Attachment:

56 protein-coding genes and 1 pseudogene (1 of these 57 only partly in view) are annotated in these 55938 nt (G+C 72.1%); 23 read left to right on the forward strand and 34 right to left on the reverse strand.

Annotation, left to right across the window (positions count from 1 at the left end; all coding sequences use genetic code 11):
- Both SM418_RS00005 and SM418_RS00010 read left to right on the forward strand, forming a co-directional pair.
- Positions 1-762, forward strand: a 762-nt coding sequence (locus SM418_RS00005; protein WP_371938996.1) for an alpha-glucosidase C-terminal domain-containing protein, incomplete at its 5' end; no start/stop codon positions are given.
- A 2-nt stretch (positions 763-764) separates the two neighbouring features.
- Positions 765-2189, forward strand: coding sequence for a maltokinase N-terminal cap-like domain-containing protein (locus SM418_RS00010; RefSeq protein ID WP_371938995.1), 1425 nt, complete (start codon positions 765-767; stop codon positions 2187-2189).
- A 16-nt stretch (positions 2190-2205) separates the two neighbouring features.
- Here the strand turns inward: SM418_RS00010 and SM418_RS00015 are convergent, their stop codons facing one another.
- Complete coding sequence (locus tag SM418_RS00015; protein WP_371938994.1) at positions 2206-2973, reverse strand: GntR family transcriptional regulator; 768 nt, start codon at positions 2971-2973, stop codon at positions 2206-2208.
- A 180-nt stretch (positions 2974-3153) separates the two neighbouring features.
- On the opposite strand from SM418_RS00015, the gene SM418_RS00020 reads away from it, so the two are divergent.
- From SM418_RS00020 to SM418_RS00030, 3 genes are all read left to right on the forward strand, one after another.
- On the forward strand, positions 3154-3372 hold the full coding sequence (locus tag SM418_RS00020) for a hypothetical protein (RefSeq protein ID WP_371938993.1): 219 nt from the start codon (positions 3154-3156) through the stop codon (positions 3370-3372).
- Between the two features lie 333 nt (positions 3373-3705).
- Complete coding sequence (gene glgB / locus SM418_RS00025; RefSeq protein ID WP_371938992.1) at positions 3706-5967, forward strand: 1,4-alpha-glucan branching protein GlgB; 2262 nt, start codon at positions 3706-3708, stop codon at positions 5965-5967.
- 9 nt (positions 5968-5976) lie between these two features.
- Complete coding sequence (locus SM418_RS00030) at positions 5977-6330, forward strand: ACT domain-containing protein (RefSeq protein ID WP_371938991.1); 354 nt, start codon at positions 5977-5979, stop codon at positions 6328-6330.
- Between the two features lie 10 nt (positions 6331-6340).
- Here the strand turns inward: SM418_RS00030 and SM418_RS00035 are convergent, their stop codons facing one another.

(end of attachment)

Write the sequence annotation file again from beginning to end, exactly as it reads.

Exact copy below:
56 protein-coding genes and 1 pseudogene (1 of these 57 only partly in view) are annotated in these 55938 nt (G+C 72.1%); 23 read left to right on the forward strand and 34 right to left on the reverse strand.

Annotation, left to right across the window (positions count from 1 at the left end; all coding sequences use genetic code 11):
- Both SM418_RS00005 and SM418_RS00010 read left to right on the forward strand, forming a co-directional pair.
- Positions 1-762, forward strand: a 762-nt coding sequence (locus SM418_RS00005; protein WP_371938996.1) for an alpha-glucosidase C-terminal domain-containing protein, incomplete at its 5' end; no start/stop codon positions are given.
- A 2-nt stretch (positions 763-764) separates the two neighbouring features.
- Positions 765-2189, forward strand: coding sequence for a maltokinase N-terminal cap-like domain-containing protein (locus SM418_RS00010; RefSeq protein ID WP_371938995.1), 1425 nt, complete (start codon positions 765-767; stop codon positions 2187-2189).
- A 16-nt stretch (positions 2190-2205) separates the two neighbouring features.
- Here the strand turns inward: SM418_RS00010 and SM418_RS00015 are convergent, their stop codons facing one another.
- Complete coding sequence (locus tag SM418_RS00015; protein WP_371938994.1) at positions 2206-2973, reverse strand: GntR family transcriptional regulator; 768 nt, start codon at positions 2971-2973, stop codon at positions 2206-2208.
- A 180-nt stretch (positions 2974-3153) separates the two neighbouring features.
- On the opposite strand from SM418_RS00015, the gene SM418_RS00020 reads away from it, so the two are divergent.
- From SM418_RS00020 to SM418_RS00030, 3 genes are all read left to right on the forward strand, one after another.
- On the forward strand, positions 3154-3372 hold the full coding sequence (locus tag SM418_RS00020) for a hypothetical protein (RefSeq protein ID WP_371938993.1): 219 nt from the start codon (positions 3154-3156) through the stop codon (positions 3370-3372).
- Between the two features lie 333 nt (positions 3373-3705).
- Complete coding sequence (gene glgB / locus SM418_RS00025; RefSeq protein ID WP_371938992.1) at positions 3706-5967, forward strand: 1,4-alpha-glucan branching protein GlgB; 2262 nt, start codon at positions 3706-3708, stop codon at positions 5965-5967.
- 9 nt (positions 5968-5976) lie between these two features.
- Complete coding sequence (locus SM418_RS00030) at positions 5977-6330, forward strand: ACT domain-containing protein (RefSeq protein ID WP_371938991.1); 354 nt, start codon at positions 5977-5979, stop codon at positions 6328-6330.
- Between the two features lie 10 nt (positions 6331-6340).
- Here the strand turns inward: SM418_RS00030 and SM418_RS00035 are convergent, their stop codons facing one another.